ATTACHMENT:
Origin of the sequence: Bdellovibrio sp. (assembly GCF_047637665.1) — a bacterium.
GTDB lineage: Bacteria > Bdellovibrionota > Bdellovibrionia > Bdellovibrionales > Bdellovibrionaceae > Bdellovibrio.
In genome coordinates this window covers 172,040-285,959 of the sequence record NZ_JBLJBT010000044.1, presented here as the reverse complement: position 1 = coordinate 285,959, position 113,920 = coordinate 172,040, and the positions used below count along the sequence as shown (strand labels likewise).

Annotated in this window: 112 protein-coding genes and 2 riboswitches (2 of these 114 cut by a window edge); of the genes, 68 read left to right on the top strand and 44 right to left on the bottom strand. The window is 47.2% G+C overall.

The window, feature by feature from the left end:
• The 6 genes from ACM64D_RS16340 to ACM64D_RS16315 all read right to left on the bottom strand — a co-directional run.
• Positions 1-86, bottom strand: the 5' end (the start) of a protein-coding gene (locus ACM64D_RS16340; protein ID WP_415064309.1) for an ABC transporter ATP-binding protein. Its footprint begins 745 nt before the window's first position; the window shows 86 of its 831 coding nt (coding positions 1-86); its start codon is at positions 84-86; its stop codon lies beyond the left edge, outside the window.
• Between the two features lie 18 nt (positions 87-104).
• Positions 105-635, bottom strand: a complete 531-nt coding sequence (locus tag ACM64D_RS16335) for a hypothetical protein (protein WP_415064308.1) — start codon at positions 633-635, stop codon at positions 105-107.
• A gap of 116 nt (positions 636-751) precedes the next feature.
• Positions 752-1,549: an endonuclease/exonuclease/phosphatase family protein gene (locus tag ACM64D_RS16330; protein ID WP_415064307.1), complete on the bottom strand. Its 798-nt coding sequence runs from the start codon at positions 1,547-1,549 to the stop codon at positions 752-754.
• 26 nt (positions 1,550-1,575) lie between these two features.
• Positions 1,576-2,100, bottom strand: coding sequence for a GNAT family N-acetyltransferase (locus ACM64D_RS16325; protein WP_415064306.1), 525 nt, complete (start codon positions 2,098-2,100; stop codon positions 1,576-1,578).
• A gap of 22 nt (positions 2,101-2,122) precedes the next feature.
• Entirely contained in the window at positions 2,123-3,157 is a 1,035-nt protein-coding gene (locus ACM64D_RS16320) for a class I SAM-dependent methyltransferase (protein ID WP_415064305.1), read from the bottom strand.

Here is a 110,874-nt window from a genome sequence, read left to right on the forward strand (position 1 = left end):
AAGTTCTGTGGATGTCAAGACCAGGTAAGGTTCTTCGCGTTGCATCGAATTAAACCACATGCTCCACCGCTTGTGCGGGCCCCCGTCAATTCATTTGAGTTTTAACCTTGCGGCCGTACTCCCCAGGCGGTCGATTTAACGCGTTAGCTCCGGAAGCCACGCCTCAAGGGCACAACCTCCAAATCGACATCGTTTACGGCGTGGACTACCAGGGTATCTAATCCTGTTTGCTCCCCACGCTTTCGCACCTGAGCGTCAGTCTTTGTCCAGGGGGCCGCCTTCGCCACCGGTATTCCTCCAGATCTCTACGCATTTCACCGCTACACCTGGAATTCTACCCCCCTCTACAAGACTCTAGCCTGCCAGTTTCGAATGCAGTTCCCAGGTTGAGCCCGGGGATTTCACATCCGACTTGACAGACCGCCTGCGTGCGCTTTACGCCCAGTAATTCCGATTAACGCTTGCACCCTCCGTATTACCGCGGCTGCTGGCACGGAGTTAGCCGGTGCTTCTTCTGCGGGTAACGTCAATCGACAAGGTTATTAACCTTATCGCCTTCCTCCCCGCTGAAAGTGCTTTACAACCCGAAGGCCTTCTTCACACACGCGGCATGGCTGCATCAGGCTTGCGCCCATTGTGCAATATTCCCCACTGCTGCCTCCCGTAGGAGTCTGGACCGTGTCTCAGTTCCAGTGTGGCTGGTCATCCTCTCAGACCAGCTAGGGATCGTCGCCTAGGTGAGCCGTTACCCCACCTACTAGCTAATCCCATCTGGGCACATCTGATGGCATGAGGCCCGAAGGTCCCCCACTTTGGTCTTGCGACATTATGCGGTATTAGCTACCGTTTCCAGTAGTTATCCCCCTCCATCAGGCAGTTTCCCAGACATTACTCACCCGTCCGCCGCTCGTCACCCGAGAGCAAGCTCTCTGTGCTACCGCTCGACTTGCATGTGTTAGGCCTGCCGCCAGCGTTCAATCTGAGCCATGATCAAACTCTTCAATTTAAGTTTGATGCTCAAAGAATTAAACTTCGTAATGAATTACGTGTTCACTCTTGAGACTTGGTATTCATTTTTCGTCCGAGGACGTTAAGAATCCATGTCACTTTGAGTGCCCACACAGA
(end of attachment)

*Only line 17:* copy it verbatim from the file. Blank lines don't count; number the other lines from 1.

AAGTTCTGTGGATGTCAAGACCAGGTAAGGTTCTTCGCGTTGCATCGAATTAAACCACATGCTCCACCGCTTGTGCGGGCCCCCGTCAATTCATTTGAGTTTTAACCTTGCGGCCGTACTCCCCAGGCGGTCGATTTAACGCGTTAGCTCCGGAAGCCACGCCTCAAGGGCACAACCTCCAAATCGACATCGTTTACGGCGTGGACTACCAGGGTATCTAATCCTGTTTGCTCCCCACGCTTTCGCACCTGAGCGTCAGTCTTTGTCCAGGGGGCCGCCTTCGCCACCGGTATTCCTCCAGATCTCTACGCATTTCACCGCTACACCTGGAATTCTACCCCCCTCTACAAGACTCTAGCCTGCCAGTTTCGAATGCAGTTCCCAGGTTGAGCCCGGGGATTTCACATCCGACTTGACAGACCGCCTGCGTGCGCTTTACGCCCAGTAATTCCGATTAACGCTTGCACCCTCCGTATTACCGCGGCTGCTGGCACGGAGTTAGCCGGTGCTTCTTCTGCGGGTAACGTCAATCGACAAGGTTATTAACCTTATCGCCTTCCTCCCCGCTGAAAGTGCTTTACAACCCGAAGGCCTTCTTCACACACGCGGCATGGCTGCATCAGGCTTGCGCCCATTGTGCAATATTCCCCACTGCTGCCTCCCGTAGGAGTCTGGACCGTGTCTCAGTTCCAGTGTGGCTGGTCATCCTCTCAGACCAGCTAGGGATCGTCGCCTAGGTGAGCCGTTACCCCACCTACTAGCTAATCCCATCTGGGCACATCTGATGGCATGAGGCCCGAAGGTCCCCCACTTTGGTCTTGCGACATTATGCGGTATTAGCTACCGTTTCCAGTAGTTATCCCCCTCCATCAGGCAGTTTCCCAGACATTACTCACCCGTCCGCCGCTCGTCACCCGAGAGCAAGCTCTCTGTGCTACCGCTCGACTTGCATGTGTTAGGCCTGCCGCCAGCGTTCAATCTGAGCCATGATCAAACTCTTCAATTTAAGTTTGATGCTCAAAGAATTAAACTTCGTAATGAATTACGTGTTCACTCTTGAGACTTGGTATTCATTTTTCGTCCGAGGACGTTAAGAATCCATGTCACTTTGAGTGCCCACACAGA